Formerly known as Sanguis, the Universal Plasma project uses innovative filter technology to deliver plasma that can be given to any patient
Collaborate to Innovate 2018
Category: Healthcare & Medical
Winner: Universal Plasma
Partners: NIRI, NHSBT, Macopharma
Our winner in the healthcare & medical category combines textiles and chemistry innovation in a project that could transform transfusion services and help save lives. Universal Plasma is a collaboration led by Nonwovens Innovation & Research Institute (NIRI), a Leeds-based textiles company that develops products and prototypes for a variety of sectors. Working in partnership with biomed company Macopharma and NHS Blood and Transplant (NHSBT), NIRI developed a new type of filter that removes ABO antibodies from donated human plasma, creating universal plasma (UP) that can be used to treat anyone.
Ordinarily, a patient’s blood group must match that of the donor in order for blood and plasma transfusions to be carried out safely. If the wrong type of plasma is given to a patient, the conflicting antibodies can cause haemolysis (rupture of red blood cells) which can result in death. Group AB plasma can be given to anyone, but just 4 per cent of the UK population has this blood type, meaning its supply is constantly under pressure.
As the only currently available universal plasma, AB is in high demand in emergency and military scenarios. When seconds can be the difference between life and death, it affords medics the luxury of not grouping the patient’s blood before treatment. However, AB’s relative scarcity has prompted the search for an alternative and Universal Plasma could present an economically viable and scalable source. According to Ross Ward, new business development manager at NIRI, the fibrous immunoadsorption filter is at the core of the project’s innovation.
“There’s an artificial antigen which we bind to a substrate,” Ward told The Engineer. “This artificial antigen basically binds to the antibodies, in simple terms almost like a key and lock mechanism. The plasma runs through the filter, then obviously binds to the antibodies, and what you get at the end of it is a plasma with harmful antibodies removed.”
The technology that NIRI uses to graft these antigens is a new proprietary process. Though the company is unable to share too many details, it essentially involves covalently binding the artificial antigen to nonwoven material using chemical reactions. The resulting high-porosity filter can remove ABO antibodies from donated human plasma, converting 300ml into UP in approximately 10 minutes. The UP can then be used to treat anyone, regardless of blood type, as there are minimal antibodies present to react with those in their own plasma.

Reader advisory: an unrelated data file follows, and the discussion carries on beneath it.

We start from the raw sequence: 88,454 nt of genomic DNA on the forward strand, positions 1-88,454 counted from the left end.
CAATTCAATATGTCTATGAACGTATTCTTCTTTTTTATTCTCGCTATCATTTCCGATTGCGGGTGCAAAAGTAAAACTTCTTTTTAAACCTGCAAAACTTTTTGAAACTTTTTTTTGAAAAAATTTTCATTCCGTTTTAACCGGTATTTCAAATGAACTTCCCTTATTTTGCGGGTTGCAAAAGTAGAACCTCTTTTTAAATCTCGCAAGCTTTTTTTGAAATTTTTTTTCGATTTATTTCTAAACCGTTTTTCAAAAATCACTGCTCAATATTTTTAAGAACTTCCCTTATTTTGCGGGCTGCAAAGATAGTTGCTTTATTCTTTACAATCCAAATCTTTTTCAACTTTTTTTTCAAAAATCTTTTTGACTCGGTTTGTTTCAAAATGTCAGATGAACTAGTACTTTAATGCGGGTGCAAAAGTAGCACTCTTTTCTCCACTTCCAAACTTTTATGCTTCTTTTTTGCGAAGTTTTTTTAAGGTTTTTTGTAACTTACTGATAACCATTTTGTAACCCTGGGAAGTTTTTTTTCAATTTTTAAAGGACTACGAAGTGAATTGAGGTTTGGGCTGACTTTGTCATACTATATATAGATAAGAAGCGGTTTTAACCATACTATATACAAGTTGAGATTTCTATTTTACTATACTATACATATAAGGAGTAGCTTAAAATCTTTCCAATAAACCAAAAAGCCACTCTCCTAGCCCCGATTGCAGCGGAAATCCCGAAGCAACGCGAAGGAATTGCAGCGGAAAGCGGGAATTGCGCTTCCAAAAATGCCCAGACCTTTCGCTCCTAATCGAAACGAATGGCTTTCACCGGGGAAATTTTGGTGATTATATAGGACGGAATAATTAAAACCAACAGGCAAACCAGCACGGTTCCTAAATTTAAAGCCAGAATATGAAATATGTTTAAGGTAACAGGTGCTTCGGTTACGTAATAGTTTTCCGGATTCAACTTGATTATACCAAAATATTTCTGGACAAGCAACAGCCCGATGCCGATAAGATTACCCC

“It has to be under 10 minutes for it to be marketable,” said Ward. “Anything more becomes too big a burden and it takes too long to be a suitable product.”
Though the concept originated with NIRI, the company knew that collaboration would be key to refining the product and testing it in the field. Working with Macopharma, NIRI designed the filter to ensure it was compatible with the biomed company’s process for manufacturing blood packs. NHS Blood and Transplant (NHSBT), which supplies blood across England, also joined the consortium, which was supported by Innovate UK.
“We did initial feasibility studies on being able to bind the artificial antigen and prove the concept,” Ward explained. “Through the project, we worked with Macopharma and NHSBT to develop that technology further.
“NHSBT tested the technology in a real feasibility study and then we were granted an IUK (Innovate UK) project where we formed the consortium. At that point we brought in Carbosynth, a company that was able to produce the artificial antigen. We also brought in Macopharma…to assist with how we can develop the technology from a larger upscale perspective.”
Worldwide, more than 7 million units of therapeutic plasma are used each year, with a market value in excess of £350m. The UK represents £20m of that, and the Universal Plasma consortium envisages significant adoption of its filter here, particularly after the clinical and cost benefits become clear. To ensure the product can penetrate the global market, the plan is to offer the technology as an ‘add-on’ rather than integrated directly into blood collection sets. This will allow the filter to be used with any type of blood pack. NIRI is now working with both Macopharma and NHSBT to scale up the process so that it can be deployed en masse.
“The link mechanism – the method of binding the artificial antigen to the unwoven – we’ve proven the concept and the feasibility,” said Ward. “It works. However, upscaling it, and being able to put it into an industrial scale process, is what we’re currently doing. So we’re working with Macopharma and NHSBT on developing that. It will have biological and validation trials, and it if it meets them it will also go to regulatory approval, and we’re hoping it will be commercialised potentially within the next five years.”
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